How to Avoid Heat Stress While Exercising

By Sarah Dray

You don't need to stop exercising outdoors when summer comes around, but you do need to make some adjustments in order to remain safe . Heat stress is particularly dangerous in desert areas and for older people and kids, but everybody should take a few precautions in order to ensure their safety while exercising in hot weather.


Difficulty: Moderate
Step 1
Make drinking a priority. Water is better, but sport drinks are fine if you're going on a strenuous hike or jog; the added sugar of the drinks will provide a good burst of energy to help you keep going. As a general rule, you should be drinking eight ounces of water for every 20 minutes you spend exercising in the heat. This is true even if you don't feel thirsty.
Step 2
Start slowly. In high temperatures, you might need to adjust the intensity or the length of your workout to avoid getting overheated. Taking breaks and using the off time to stretch is also a good option. Exercising early in the morning or late in the evening is another way to avoid the highest temperatures of the day.
Step 3
Cover your head and wear lightweight, loose-fitting clothes in soft colors so your skin can breathe. Choose natural fibers as they absorb perspiration better. When taking breaks, remove your hat to allow heat from your body to escape. If you feel yourself getting too hot, pour water over your head to cool down.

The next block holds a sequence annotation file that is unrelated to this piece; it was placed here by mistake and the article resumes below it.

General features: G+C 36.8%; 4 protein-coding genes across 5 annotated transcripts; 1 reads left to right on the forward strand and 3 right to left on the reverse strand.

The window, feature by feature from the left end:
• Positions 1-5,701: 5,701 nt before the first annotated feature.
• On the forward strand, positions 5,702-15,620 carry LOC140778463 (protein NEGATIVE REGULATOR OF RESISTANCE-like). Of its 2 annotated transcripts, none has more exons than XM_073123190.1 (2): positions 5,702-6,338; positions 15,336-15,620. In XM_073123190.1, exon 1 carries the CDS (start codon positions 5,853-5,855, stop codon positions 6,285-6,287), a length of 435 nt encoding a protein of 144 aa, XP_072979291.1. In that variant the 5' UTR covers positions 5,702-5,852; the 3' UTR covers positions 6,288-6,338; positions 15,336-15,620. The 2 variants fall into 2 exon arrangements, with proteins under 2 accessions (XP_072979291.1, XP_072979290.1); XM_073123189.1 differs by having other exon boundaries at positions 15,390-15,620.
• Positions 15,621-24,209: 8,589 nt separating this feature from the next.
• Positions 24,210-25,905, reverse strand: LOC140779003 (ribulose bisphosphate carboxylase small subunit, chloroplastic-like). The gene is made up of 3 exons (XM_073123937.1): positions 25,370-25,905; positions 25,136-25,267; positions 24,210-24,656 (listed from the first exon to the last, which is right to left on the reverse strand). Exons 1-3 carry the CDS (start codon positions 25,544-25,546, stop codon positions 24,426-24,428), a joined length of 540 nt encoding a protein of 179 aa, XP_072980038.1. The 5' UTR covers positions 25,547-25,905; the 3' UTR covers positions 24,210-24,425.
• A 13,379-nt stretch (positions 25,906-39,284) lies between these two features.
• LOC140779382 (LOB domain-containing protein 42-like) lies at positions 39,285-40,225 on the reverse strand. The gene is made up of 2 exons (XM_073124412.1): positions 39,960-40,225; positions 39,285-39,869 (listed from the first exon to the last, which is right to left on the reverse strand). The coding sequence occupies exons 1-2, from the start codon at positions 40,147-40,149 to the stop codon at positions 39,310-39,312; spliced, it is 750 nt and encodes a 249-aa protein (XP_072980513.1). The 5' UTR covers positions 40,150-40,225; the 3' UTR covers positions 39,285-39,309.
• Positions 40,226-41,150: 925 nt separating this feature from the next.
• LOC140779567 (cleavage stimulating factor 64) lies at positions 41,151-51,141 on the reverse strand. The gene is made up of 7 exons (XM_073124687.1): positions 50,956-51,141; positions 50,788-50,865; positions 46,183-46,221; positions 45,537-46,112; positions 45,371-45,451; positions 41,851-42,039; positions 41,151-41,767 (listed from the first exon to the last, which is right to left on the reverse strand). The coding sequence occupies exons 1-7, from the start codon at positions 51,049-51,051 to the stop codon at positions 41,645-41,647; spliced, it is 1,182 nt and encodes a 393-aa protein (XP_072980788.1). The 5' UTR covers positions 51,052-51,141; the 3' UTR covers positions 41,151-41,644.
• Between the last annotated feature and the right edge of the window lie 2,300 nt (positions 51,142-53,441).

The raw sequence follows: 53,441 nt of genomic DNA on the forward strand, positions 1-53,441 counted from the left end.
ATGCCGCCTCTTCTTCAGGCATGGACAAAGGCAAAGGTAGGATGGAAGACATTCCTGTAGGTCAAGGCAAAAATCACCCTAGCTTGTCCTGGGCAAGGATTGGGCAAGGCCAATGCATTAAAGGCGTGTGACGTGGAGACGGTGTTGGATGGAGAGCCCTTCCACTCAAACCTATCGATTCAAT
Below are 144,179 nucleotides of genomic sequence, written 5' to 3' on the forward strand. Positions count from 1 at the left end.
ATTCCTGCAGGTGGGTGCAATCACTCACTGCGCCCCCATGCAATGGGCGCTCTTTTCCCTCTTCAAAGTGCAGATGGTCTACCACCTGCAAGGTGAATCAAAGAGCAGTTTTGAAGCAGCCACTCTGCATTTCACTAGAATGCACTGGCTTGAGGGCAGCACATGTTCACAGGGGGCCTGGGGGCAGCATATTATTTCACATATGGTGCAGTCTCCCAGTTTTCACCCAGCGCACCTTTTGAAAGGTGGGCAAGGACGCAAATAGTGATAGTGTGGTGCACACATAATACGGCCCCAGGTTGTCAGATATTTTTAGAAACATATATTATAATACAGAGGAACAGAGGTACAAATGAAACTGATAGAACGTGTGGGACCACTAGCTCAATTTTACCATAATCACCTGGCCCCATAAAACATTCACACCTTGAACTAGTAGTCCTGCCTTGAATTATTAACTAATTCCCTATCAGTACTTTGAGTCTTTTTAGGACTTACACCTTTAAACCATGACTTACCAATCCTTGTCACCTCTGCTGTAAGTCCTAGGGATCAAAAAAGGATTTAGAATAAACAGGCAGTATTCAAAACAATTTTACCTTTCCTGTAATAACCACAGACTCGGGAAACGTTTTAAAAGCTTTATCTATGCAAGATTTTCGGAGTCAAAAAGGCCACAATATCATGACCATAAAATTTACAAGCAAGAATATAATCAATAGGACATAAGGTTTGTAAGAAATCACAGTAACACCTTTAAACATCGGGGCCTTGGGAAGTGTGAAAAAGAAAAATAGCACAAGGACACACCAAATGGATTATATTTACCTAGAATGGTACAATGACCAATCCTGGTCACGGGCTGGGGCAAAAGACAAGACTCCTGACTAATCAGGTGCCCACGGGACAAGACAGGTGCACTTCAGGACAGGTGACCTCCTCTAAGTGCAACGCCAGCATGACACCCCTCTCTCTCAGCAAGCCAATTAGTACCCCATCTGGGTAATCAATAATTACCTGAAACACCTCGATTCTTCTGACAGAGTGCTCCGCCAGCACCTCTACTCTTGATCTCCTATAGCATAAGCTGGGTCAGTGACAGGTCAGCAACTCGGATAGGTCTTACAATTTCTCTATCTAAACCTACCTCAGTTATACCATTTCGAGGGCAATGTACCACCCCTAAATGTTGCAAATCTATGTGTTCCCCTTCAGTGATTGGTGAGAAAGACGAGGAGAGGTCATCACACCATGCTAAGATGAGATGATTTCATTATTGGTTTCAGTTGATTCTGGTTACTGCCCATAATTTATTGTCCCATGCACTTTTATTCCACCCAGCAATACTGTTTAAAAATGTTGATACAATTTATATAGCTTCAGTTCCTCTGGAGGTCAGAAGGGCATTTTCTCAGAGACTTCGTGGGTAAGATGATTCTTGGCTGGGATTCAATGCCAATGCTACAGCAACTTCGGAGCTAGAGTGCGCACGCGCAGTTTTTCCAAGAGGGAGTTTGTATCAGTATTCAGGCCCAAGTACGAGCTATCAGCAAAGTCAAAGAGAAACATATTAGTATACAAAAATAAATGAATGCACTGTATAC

Step 4
Pay attention to your body. Signs of heat stress include throbbing headaches, dizziness, lack of balance, nausea, high body temperature, no sweating (especially if you had been sweating up until then) and muscle cramps. People with certain medical conditions, such as high blood pressure or diabetes, may experience heat stress faster or with more intensity. If you suffer from a health condition, talk to your doctor before exercising in the heat.
Step 5
Change your route to something with a steady terrain and lots of shade. If possible, exercise in parks or the countryside, as cement increases the environment's temperature and makes it harder to cool down. Cement is also harder on your joints and your heart, so you'll sweat more because of the added impact.
Step 6
Avoid heavy foods, including spicy dishes and lots of protein. Digestion generates heat and causes the body to slow down, making it harder to work effectively in hot weather. Coffee and alcohol dehydrate and should also be avoided before a workout.

Tips & Warnings

In excessive heat, concentrate on doing the best you can for that day rather than trying to beat your personal best. Train indoors if possible when the temperature is over 95 degrees Fahrenheit.
In excessive heat, concentrate on doing the best you can for that day rather than trying to beat your personal best.
Train indoors if possible when the temperature is over 95 degrees Fahrenheit.

About The Author

Sarah Dray has been writing since 1996. She specializes in health, wellness and travel topics and has credits in various publications, including "Woman's Day," "Marie Claire," "Adirondack Life" and "Self." She is also a seasoned independent traveler and a certified personal trainer and nutrition consultant. Dray is pursuing a criminal justice degree at Penn Foster College.


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